I live in a two-hundred year old building. It’s the sort of place that when I knock a nail to the wall you can hear the rumble of history through the floorboards. Deep enough to house the thoughts of man these window sills bear centuries of silent witness to those beneath the times.
We sweep it away and call it dust.
Hundreds have rested here, have smelled the scented apples on the sweet summer breeze, marked their dreams with the footfall of black-suited men and cried the salts of regret.
It once stood guard to the city of old where fools and their horses were brought to market to be swapped, sold or hanged. These are the same cobbles upon which Robert Burns walked his borrowed pony through the gates of immortality, the same cobbles upon which Margaret Dickson survived her public execution, and the same cobbles upon which I walk today.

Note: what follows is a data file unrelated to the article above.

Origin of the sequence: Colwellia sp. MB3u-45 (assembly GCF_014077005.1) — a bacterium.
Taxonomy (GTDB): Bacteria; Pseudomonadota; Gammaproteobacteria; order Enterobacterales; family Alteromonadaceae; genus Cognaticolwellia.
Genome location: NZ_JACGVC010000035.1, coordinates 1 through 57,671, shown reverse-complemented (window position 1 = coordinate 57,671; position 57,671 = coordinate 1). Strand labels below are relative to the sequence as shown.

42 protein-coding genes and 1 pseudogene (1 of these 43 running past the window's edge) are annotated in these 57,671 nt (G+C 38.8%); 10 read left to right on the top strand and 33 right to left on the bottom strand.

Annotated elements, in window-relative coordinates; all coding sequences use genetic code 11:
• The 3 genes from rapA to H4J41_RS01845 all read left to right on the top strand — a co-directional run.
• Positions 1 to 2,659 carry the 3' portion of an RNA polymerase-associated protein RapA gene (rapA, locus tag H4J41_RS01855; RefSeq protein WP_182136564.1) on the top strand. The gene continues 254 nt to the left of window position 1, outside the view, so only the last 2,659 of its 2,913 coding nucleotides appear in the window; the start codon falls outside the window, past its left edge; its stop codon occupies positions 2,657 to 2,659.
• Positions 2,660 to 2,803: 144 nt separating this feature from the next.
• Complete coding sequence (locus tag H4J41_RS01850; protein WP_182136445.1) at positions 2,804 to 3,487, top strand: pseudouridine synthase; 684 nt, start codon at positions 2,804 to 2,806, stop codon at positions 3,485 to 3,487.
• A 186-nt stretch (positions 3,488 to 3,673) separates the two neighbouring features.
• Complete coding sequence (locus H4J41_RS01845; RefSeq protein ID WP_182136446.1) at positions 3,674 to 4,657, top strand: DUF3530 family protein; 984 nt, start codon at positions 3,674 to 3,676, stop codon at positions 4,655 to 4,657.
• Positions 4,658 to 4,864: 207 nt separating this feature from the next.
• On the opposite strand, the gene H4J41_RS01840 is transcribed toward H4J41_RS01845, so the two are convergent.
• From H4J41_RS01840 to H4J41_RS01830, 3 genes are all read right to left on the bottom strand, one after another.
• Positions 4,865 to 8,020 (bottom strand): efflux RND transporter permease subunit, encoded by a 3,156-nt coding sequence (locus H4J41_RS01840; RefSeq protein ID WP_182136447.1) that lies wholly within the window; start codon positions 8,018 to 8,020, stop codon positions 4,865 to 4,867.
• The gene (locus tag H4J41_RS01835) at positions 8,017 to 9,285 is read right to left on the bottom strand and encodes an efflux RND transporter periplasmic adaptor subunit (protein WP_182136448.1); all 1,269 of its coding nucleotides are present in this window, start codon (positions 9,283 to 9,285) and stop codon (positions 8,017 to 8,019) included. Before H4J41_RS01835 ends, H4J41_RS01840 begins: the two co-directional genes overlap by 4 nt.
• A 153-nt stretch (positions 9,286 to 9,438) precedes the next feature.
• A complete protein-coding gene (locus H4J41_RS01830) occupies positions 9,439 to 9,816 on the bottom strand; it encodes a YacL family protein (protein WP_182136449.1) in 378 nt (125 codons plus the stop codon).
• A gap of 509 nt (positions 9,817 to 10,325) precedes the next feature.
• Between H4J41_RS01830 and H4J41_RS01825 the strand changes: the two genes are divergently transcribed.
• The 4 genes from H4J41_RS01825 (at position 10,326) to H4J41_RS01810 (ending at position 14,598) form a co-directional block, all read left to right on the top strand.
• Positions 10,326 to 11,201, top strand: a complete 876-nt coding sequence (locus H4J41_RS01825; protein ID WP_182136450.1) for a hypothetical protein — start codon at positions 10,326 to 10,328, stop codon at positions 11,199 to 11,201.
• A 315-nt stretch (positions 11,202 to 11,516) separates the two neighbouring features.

Behind this foot of stone, carved by the hand of man in the quarry of Craigleith, sits an intricate network of dry walled apartments testament to the decline of building since the fall of Hitler and the rise of the cheap-fast-fix.
I wonder if she remembers that she was once a school, a church. That beneath the steadfast fortress in whose shadow she has resided for two-hundred years she once stood tall, a lighthouse to the lost souls washed up on the stoney banks of society.
Today her stories rest not in the walls but in the countless books that line her windows. It is the words that keep the past alive, the tales we tell, the legends we pass from one mouth to another to feed the dreams of men in their black-suited mortality.
We sweep them away and call it dust.
Each morning, as the sun spills her rays across two-hundred years of history onto my living room floor, I am swept up in the constant reminder that life is lived in layers. To strip it back would be to dismantle the thoughts of man, to unravel the stories and float them away.
And so it is.
Year upon year the words roll themselves up, fall through the cracks in time and turn to thunder, layer by layer, stone by stone, until we are turned to dust.